From our Free Quilt Block Pattern Library
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Spring has sprung, and our Spring Fancy Quilt Block is the perfect way to add a little "spring" to your step.
This 4-pointed star quilt block captures perfectly the season's playful spirit with a burst of fresh energy in those perky pointy-points.
But don't worry, creating this fanciful block is easier than you think!
We'll guide you through the process with clear step-by-step instructions, so you can get back to enjoying the sunshine and fresh blooms in no time.
So, what are you waiting for?
Let's hop to it and create something beautiful this Spring!
As always, beginner-friendly, illustrated instructions are the backbone of the tutorial. There's more free goodies available for you to download to help you. They are:
Cut. Sew. Press. Turn your fabric into MAGIC!
Several abbreviations are used on this page. They are:
A 1/4" SA is used in this tutorial.
Highlighted in yellow, pressing instructions are easy to spot.
First press the patches in the closed position as they came off your sewing machine. This sets the seam, melding the fibers of the threads into the fibers of the fabric.
SA are pressed to the dark unless otherwise noted.
To download the pattern, use the most current version of Adobe.
For accurate results, on Adobe's Print Menu page, under 'Page Size and Handling' set 'Custom Scale' to 100%. Then print.
Click here to see what it looks like on the Print Menu page.
Choose your Finished Block Size from the chart below.
Print the corresponding number of pages for a total of 4 TiaS units and one template for the TiaS.1.
Print the Triangle in a Square
| Spring Fancy|
Finished Block Size
| # of copies|
TiaS Unit Size
Use the 1" square graphic on the printed page(s) to double-check that your patterns printed at the correct size.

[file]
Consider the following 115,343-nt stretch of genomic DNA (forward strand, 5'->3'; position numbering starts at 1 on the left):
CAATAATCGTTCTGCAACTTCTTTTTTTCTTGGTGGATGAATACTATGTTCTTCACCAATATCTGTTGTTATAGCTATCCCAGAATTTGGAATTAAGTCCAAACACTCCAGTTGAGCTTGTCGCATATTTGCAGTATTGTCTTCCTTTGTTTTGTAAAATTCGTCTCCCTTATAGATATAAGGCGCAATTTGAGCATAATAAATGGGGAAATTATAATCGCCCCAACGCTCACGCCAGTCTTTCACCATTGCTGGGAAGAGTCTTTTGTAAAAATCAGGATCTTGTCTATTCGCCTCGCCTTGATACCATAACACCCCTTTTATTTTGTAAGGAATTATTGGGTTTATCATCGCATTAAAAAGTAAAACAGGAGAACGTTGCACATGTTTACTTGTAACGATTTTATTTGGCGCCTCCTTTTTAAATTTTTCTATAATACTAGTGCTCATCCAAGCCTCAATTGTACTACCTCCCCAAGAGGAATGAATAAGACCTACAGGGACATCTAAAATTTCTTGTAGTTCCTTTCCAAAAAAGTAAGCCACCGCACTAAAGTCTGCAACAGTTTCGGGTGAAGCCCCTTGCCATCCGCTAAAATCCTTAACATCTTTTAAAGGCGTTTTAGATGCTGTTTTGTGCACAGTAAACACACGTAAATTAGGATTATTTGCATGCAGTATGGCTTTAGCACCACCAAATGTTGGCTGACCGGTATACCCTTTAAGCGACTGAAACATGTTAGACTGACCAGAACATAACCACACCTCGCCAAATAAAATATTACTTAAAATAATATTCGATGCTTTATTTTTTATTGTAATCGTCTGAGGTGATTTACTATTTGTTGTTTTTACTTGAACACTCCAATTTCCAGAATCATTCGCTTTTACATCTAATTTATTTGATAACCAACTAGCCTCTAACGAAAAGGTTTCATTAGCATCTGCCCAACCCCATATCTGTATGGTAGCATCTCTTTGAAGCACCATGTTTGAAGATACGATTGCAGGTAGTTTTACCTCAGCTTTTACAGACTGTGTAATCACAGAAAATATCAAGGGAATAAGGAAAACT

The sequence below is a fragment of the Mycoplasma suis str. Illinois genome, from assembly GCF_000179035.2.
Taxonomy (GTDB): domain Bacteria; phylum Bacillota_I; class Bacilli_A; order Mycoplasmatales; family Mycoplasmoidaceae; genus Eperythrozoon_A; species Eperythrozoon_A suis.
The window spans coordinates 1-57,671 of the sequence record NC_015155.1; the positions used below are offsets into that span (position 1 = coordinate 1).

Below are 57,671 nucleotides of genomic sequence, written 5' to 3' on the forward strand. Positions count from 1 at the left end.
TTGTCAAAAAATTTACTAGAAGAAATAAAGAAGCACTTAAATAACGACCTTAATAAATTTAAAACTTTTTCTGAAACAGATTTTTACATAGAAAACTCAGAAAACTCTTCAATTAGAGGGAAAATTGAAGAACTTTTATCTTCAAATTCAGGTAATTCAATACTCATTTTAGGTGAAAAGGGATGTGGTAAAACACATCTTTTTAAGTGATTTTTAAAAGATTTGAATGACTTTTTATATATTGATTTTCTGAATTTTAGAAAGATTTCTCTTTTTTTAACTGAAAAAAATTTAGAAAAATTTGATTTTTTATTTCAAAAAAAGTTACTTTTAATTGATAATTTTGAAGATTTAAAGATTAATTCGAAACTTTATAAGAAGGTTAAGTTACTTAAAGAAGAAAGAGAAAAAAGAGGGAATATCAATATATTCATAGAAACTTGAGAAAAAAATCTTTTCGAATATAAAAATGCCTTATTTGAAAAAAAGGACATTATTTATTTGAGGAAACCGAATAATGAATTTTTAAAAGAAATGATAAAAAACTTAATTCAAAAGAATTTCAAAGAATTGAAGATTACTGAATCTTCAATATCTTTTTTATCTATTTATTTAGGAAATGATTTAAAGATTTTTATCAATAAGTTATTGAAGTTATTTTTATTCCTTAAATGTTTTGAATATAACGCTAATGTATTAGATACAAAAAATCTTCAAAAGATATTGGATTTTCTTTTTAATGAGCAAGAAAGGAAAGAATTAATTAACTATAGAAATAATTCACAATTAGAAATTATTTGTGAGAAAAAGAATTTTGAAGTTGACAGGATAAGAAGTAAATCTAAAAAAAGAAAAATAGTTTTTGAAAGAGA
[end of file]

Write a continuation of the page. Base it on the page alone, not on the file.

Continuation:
Then cut out the required number of patterns from your copies. A rough cut is good enough—an 1/8"-1/4"-ish away from the outside dashed square.
For a TiaS template, cut it out exactly on the top and bottom lines. You don't need to be so picky with the angled sides.
Have a look at my review of several of the most popular brands available to us quilters on the market.
My personal preference is for a super-easy paper to tear away—less stress on the stitches.
Click the images below to see the full collection. We share any commercial and/or free patterns that showcase them, too. (For inspiration, of course!)
Sample Block Size: 9" finished /9 ½" unfinished
Attribution: Doris Sprecher (Traditional Quilter)
To keep things organized and easy to follow, label your patches. We'll be referring to them by number throughout this tutorial.
When I picked fabrics for this block, my original idea was to choose gradated, hand-dyed fabrics to represent the different shades from light to dark.
To my surprise, I ended up with a fun, deep hued tone-on-tone print(#1), Grunge (#2), and another tone-on-tone turquoise for the Side/Side.R.
The combination of textures added depth and intrigue to an otherwise straightforward design.
To print a copy of the block design and cutting chart to use at your cutting table, click here.